|"Psychological operations are an essential part of
warfare, more so in the electronic age than ever," said Lt. Col. Charles
A. Krohn, a retired Army spokesman and journalism professor. "If you're
going to invade a country and eject its government and occupy its
territory, you ought to tell people who live there why you've done it.
That requires a well-thought-out communications program."|
Good thinking there, Colonel Krohn. How about hiring people to plant phony stories in the Iraqi media along with the old standby of kicking down doors?
Annals of Democracy
A no less important question for the lawmakers, he said, will be to determine whether a totalitarian media following the Chinese model is consistent with democracy.
He said, "The Navy taught me everything I needed to know about how totalitarianism operates."
Not Copyright 2005 The Ironical Chronicle Company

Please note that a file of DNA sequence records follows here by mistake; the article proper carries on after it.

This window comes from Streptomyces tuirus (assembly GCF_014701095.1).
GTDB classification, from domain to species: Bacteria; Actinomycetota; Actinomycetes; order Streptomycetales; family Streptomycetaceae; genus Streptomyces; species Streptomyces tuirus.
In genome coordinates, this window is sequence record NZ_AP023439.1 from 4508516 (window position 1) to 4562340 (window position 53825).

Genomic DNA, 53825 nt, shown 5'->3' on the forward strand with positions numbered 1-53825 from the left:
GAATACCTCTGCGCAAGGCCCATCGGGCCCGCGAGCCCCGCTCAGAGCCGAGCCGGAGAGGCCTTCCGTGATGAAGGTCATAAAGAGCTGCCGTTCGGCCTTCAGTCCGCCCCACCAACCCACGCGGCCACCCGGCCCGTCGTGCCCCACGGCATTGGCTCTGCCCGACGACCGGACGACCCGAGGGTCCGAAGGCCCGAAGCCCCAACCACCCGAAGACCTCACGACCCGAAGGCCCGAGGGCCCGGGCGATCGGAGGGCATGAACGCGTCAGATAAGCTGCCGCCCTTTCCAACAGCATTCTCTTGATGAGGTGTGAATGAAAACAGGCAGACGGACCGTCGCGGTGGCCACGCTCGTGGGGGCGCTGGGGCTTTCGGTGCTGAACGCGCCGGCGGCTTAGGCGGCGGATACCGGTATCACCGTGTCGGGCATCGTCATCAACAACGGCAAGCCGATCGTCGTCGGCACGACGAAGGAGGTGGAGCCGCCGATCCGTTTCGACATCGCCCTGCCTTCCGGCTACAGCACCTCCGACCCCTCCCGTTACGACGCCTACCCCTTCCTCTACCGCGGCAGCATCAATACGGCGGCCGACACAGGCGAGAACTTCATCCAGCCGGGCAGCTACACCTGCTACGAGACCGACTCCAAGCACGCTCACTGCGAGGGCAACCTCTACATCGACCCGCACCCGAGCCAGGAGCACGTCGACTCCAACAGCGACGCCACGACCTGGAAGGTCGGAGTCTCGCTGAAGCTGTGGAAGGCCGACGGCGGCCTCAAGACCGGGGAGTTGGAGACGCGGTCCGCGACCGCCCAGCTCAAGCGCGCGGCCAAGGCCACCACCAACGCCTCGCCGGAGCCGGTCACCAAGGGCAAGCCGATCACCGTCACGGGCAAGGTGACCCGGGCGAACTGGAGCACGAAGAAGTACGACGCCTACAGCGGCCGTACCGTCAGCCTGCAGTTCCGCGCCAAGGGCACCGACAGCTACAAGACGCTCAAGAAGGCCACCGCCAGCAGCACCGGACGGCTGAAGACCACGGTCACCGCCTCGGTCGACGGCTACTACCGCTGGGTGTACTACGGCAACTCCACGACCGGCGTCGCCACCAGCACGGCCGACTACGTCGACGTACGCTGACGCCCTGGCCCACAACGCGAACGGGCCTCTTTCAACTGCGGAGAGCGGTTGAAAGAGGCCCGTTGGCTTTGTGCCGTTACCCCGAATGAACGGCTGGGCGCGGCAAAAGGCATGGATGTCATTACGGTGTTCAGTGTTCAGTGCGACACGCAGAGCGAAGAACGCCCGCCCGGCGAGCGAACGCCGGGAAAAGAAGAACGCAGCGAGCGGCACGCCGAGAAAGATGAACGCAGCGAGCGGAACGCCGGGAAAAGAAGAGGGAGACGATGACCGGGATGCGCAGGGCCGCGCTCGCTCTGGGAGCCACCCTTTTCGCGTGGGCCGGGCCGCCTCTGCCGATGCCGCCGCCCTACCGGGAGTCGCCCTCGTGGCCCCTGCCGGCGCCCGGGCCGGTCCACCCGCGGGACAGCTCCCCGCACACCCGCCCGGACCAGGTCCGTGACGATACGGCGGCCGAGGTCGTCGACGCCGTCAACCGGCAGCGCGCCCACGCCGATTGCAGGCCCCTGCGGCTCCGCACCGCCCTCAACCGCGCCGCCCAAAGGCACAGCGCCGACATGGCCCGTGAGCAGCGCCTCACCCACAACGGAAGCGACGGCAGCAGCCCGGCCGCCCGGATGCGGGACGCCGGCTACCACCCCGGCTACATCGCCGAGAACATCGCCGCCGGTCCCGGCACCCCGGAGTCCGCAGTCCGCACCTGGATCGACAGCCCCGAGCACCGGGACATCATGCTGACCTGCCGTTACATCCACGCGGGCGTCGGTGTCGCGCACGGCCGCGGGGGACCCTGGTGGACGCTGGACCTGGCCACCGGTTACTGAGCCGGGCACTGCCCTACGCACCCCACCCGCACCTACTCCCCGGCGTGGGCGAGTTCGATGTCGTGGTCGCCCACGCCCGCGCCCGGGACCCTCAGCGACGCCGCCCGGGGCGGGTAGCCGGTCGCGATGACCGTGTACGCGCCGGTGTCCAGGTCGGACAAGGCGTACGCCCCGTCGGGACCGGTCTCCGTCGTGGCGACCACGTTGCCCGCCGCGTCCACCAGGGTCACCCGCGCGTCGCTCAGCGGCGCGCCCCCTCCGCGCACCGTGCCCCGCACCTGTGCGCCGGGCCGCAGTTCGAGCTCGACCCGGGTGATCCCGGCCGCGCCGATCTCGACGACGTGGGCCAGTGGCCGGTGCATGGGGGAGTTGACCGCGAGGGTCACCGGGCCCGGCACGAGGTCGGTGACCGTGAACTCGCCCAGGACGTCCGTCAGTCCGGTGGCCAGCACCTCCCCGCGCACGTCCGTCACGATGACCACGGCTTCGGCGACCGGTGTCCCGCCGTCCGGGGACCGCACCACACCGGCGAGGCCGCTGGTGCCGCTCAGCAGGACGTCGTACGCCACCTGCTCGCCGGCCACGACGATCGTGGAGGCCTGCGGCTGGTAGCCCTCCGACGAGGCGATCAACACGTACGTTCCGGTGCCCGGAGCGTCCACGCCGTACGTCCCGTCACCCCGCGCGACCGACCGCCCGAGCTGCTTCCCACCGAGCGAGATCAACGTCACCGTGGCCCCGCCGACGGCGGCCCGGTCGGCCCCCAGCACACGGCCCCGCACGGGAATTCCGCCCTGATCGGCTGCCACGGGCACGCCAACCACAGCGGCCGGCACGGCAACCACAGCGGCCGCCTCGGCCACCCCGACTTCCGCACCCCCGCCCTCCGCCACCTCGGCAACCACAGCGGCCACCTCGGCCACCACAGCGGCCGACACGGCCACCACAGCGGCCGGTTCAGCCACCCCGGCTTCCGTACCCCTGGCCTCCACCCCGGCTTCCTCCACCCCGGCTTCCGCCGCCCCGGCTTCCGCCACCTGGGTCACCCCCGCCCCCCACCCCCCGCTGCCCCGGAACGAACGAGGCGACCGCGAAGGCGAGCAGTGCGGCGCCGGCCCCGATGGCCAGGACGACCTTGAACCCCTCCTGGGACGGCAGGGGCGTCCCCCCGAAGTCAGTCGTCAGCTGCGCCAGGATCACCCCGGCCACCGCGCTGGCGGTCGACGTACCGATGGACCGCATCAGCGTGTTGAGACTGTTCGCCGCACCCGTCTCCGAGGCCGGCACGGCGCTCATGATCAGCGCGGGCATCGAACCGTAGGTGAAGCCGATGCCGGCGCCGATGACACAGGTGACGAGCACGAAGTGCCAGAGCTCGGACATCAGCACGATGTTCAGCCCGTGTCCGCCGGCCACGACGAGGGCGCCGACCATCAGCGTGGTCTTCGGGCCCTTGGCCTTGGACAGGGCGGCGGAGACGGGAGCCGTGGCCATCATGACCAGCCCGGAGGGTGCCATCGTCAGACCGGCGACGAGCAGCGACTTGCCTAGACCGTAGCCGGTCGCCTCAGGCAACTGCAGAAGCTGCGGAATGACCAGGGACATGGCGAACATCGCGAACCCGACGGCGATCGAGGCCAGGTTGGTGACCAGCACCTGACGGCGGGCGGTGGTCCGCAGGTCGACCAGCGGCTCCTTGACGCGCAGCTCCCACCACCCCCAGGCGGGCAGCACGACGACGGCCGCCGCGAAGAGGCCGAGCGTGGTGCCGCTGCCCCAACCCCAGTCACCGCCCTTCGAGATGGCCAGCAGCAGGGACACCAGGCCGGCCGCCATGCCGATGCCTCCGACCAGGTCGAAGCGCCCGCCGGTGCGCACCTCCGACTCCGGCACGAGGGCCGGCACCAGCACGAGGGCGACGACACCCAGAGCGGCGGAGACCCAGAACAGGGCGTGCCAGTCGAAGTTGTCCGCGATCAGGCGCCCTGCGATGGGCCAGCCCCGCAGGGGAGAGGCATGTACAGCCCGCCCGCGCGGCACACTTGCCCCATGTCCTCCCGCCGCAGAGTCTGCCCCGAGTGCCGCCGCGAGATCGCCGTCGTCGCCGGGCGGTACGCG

Professors' Politics Draw Lawmakers Into the Fray
"How could this happen?" Ms. Brown asked Representative Gibson C. Armstrong two summers ago, complaining about a physics professor at the York campus of Pennsylvania State University who she said routinely used class time to belittle President Bush and the war in Iraq. As an Air Force veteran, Ms. Brown said she felt the teacher's comments were inappropriate for the classroom.
The encounter has blossomed into an official legislative inquiry, putting Pennsylvania in the middle of a national debate spurred by conservatives over whether public universities are promoting largely liberal positions and discriminating against students who disagree with them.
A committee held two hearings last month in Pittsburgh and has scheduled another for Jan. 9 in Philadelphia. A final report with any recommendations for legislative remedy is due in June.
Copyright 2005 The New York Times Company